Much To My Delight

Much To My Delight


We Are All Annoying Now

 

Last Wednesday was the first legitimately sunny, pleasant, vaguely warm day we’ve seen in the northeast since late October, so I couldn’t wait to get out of the office and into Astoria park, right along the water. I hadn’t been since at least November, and the first day doing anything after the winter thaw is a momentous occasion.

And it was glorious! Birds were chirping. Joggers were jogging. Dogs and babies got walked. Teenagers rolled weed. All was right in the world.

And everyone– I mean everyone– was taking pictures of everything on their phones.

And I was right there with ‘em. I tried at least six different angles to try to get the money shot- the one of the bridge, the park, the skyline and the water all in one frame. I spotted no fewer than five people trying for the same picture, using their hand as some type of visor. But it was six o’clock and the sun was so high and bright that it kept blowing out my shot. And so instead of soaking it up and letting it warm my face, I allowed the sun to annoy me for getting in the way of my documenting my lovely evening.

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And then I paused and asked myself why I was taking a picture in the first place.

I go walking in that park all the time. It’s not a unique experience for me. And I’ve taken that exact picture before. Skyline, water, bridge. Anyone who’s ever been to that park has taken that shot. I’ve taken it at least 10 times. There’s absolutely no reason for me to take that picture again. And there’s definitely no reason for me to spend five minutes trying to artfully arrange a photo so I can post it to Instagram.

And why is that exactly?

Because… NO ONE CARES!!!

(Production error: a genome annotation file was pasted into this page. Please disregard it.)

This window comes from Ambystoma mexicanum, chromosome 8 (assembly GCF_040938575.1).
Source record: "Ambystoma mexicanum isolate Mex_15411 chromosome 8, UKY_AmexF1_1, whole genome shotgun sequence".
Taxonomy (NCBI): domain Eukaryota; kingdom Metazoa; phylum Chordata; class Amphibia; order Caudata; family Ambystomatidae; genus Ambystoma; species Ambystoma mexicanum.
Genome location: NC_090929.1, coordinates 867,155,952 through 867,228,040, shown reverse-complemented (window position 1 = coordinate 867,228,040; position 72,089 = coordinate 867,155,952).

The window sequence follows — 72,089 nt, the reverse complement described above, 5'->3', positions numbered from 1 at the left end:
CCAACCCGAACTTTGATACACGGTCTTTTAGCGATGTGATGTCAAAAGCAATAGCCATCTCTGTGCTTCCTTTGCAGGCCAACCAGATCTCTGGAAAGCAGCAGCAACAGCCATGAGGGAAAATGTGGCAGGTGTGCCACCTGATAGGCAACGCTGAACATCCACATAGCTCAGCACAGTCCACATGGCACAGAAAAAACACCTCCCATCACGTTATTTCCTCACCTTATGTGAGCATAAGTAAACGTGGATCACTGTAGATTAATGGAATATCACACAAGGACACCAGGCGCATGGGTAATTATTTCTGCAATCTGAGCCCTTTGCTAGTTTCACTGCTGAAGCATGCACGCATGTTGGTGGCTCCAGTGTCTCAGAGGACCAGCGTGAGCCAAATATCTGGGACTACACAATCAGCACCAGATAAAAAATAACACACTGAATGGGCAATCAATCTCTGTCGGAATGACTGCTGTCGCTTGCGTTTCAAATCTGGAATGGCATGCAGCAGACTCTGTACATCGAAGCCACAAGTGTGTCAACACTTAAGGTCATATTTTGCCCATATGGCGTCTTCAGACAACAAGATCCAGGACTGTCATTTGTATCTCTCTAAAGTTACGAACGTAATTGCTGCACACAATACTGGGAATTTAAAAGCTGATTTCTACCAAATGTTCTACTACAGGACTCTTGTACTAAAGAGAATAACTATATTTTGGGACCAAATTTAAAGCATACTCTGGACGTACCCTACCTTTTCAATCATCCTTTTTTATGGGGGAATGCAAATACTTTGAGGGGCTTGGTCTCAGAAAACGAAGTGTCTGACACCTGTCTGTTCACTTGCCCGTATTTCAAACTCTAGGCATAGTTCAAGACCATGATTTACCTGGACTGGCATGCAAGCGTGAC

Does anyone really care that I went to Astoria Park Wednesday? No.

Is anyone truly itching to see the sun set over someone else’s piece of sky? No.

Do I really need to humble-brag about choosing exercise over Netflix after work? No.

So why post it? Why do we post photos at all? Why do we take pictures of every damn thing we do and see these days? I’m not judging, because I participate.  I’m just starting to legitimately wonder why.

***

My 20-year high school reunion is this summer. (Please, I know what you’re all thinking…I don’t look a day over 19). As part of the preparations, the planning committee has requested alumni submit four pictures– two current shots, and two from 1995. As you can imagine, it’s pretty easy for me to scrounge up current day photos. I have about 12,000 on my desktop and I can simply aim my phone at my face and create one right now if I wanted to.

But I have been struggling to find two photos from my high school days. Back then, cameras were brought out for special occasions only. When you had your photograph taken, it was for a specific event or reason, not because Hey! I’m on my way to school and my hair looks good so click, click, click!. Pictures of shoes and outfits and coffees and flower arrangements were only taken for catalogs. Asparagus only crossed its legs and posed for photographs when it was about to be featured in a cookbook. It’s not like my mom pulled out pretty placemats and thoughtfully styled her meatloaf so she could snap a picture of it before calling us down to dinner. We would have thought she was nuts if she’d done that.

It’s a strange thing to have a small camera easily accessed at all times. I’ll be honest and say that’s the primary reason I ended up switching to a smartphone–the camera. I can live without texting (I hate it) and can always check email and social media on my laptop. But I loved the idea of joining Instagram, and having easy access to a camera, just in case something extraordinary caught my eye and I needed to get a photo of it.